Female Eastern Bluebirds, on the other hand, have duller colors than the males. Their head, back, and wings show a bluish-gray color, the chest and throat areas are orange-brown, and pale gray underparts.

Differences In Summer Plumage vs Winter Plumage

Eastern Bluebirds don’t show any changes in their color patterns throughout the year.

Eastern Bluebird Sounds

Where You’ll See Eastern Bluebirds

As the name implies, Eastern Bluebirds are mainly found in the eastern part of the United States, with their range extending south to Nicaragua. The birds usually stay in open country areas, sparse woodlands, and woodland edges. They are also often seen in parks, gardens, pastures, agricultural fields, golf courses, and even your backyard.

Eastern Bluebird Migration Patterns

Eastern Bluebirds are considered resident to medium-distance migratory birds. Those from the southeastern United States mainly stay in the same place year-round. However, others decide to move a short distance going south.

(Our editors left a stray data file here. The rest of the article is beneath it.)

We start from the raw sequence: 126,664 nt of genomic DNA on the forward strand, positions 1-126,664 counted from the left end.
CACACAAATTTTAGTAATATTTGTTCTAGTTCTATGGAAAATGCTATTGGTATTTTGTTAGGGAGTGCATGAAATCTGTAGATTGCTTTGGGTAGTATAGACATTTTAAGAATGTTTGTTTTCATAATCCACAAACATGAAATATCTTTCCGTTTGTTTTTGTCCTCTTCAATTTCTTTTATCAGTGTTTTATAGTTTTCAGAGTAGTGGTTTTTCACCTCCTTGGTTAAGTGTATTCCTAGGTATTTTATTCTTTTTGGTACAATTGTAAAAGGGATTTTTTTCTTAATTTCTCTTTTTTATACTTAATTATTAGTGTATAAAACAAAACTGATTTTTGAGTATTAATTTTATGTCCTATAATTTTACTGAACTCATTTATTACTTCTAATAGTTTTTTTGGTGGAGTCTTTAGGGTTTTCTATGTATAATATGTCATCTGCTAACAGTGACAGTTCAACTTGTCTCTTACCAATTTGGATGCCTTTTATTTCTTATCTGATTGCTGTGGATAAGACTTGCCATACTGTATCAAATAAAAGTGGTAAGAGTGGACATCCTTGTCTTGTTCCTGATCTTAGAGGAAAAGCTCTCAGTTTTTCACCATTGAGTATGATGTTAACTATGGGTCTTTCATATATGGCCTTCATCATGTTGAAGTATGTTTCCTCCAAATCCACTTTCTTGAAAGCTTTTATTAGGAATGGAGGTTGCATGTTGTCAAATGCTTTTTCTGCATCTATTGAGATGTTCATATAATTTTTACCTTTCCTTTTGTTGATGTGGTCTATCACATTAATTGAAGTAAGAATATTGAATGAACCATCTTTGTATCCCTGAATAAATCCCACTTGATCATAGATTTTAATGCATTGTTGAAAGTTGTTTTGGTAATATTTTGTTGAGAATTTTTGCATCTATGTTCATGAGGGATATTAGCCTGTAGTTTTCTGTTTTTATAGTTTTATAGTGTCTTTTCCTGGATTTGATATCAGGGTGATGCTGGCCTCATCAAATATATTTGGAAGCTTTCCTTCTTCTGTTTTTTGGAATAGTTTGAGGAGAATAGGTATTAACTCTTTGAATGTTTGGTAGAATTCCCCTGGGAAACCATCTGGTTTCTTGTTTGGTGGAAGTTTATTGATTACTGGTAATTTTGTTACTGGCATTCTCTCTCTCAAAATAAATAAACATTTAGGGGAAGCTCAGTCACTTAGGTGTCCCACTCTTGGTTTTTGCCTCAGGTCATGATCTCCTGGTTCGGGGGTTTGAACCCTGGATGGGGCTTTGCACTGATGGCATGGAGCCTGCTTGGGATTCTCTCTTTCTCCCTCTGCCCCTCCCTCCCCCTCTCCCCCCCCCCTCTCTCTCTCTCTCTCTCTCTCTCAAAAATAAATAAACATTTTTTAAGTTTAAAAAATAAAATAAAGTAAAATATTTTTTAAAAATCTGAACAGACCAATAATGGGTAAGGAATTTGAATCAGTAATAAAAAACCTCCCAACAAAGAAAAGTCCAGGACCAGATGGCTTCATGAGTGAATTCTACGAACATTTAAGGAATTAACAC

When the breeding season starts, some Eastern Bluebirds fly north to southern Canada. Northern populations of Eastern Bluebirds are migratory, and they usually fly to the southeastern United States or Mexico for winter. Some even fly further, going to Texas and Colorado.

Diet and Feeding Preferences

Eastern Bluebird eating

photo credit: DaveUNH from Pixabay

Eastern Bluebirds, like many other birds, eat various foods depending on the season. They eat insects for most of the year, making up to 68% of their diet. Among their favorite insects to eat are caterpillars, beetles, grasshoppers, worms, and spiders. They also sometimes eat small amphibians and lizards, but this is very rare.

During the fall and winter seasons, the birds eat fruits and other plant materials because insects are hard to find. Their diet would usually include mistletoe, sumac, blackberry, blueberries, honeysuckle, huckleberries, and many more.

Nesting Data

  • Clutch Size: 2-7 eggs
  • # of Broods: 1-3 broods
  • Incubation Period: 10-15 days